What is it about bubbles? They’re fun, they’re ephemeral, they’re captivating and, when allowed to emerge in wine, they’re delicious beyond belief.
How grateful I am to Veuve Clicquot for having figured out how to trap those tantalizing bubbles in a bottle! It is Madame Clicquot herself who, in the early 1800s, pioneered the méthode champenoise and crafted the first “modern” Champagne.
Champagne. The name alone conjures festivities and moments to be treasured.
At first glance, the constant rise of the bubbles in a glass, seemingly from nowhere, can make you forget time and place and get lost in their magical show.
At first sip, the surprising, delicious sensation caused by the explosion of hundreds of tiny bubbles in the mouth makes your eyes twinkle and your taste buds ache a for second sip…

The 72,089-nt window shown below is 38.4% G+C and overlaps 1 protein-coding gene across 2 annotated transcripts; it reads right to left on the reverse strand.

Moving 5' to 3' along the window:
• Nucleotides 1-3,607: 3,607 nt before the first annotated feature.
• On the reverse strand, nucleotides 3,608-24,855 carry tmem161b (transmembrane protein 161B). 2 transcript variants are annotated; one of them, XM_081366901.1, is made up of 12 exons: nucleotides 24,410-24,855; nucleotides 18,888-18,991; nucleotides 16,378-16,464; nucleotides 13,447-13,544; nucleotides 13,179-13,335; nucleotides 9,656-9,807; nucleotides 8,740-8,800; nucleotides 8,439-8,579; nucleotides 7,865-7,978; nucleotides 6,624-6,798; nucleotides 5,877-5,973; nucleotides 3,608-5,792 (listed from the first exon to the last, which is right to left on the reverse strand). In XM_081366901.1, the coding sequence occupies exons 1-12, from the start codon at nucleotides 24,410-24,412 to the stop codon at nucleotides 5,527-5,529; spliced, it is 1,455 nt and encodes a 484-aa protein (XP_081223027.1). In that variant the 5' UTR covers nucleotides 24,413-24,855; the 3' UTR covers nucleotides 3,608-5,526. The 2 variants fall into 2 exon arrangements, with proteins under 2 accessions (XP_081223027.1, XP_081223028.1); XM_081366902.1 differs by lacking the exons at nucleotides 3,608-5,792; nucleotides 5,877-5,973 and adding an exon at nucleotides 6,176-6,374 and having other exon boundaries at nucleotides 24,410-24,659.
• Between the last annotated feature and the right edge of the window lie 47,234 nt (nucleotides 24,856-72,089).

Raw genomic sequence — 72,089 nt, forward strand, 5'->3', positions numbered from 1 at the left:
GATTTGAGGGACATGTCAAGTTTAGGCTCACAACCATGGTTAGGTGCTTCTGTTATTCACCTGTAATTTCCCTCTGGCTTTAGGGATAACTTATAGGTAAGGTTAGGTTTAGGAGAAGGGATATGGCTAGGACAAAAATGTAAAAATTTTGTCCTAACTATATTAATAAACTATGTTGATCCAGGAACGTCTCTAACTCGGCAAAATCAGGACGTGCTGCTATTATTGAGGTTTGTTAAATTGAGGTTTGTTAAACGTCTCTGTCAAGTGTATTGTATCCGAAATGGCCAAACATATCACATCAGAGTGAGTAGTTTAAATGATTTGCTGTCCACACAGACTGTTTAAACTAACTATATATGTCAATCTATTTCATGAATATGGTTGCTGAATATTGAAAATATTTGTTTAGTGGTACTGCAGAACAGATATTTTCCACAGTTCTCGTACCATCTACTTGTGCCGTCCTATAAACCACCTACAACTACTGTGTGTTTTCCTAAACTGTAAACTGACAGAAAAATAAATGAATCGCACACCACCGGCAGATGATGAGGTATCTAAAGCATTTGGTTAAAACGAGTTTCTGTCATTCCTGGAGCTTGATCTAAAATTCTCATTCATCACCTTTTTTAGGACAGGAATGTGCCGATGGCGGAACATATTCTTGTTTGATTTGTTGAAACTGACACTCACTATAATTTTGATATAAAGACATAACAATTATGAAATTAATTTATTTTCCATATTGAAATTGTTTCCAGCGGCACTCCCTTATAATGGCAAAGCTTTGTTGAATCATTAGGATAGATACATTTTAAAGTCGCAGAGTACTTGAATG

If you haven’t guessed it yet, I’m completely wild about bubbles! And, although it’s hard to top the Zen-like high of experiencing a tall flute of brut, ice-cold Champagne, I do enjoy creating cocktails with a bit of that fizz in them.
Here’s a cocktail inspired by the classic French 75 (a concoction with a surprising bit of history: watch the video for the full tale!). But instead of using brandy or gin as in the original mix, I use a single malt Scotch. Scotch is not only loaded with flavor, it pairs brilliantly with Champagne. Add a dash of Cointreau for a touch of sweetness and to round off the flavors, and you have a cocktail that’s utterly delicious!
active time: 5 min
- 2 oz (59ml) single malt Scotch
- 3/4 oz (22ml) Cointreau
- 12 oz (355ml) Champagne or sparkling wine
- 4 large lemon peels
- Shake Scotch and Cointreau with ice cubes until shaker is frosted. Divide into 4 chilled champagne flutes. Top with the Champagne or sparkling wine. Garnish with the lemon peel and serve.
Disclaimer: As always, my point of view is my own. I do not accept samples, and have no commercial relationship with any product, food or wine company.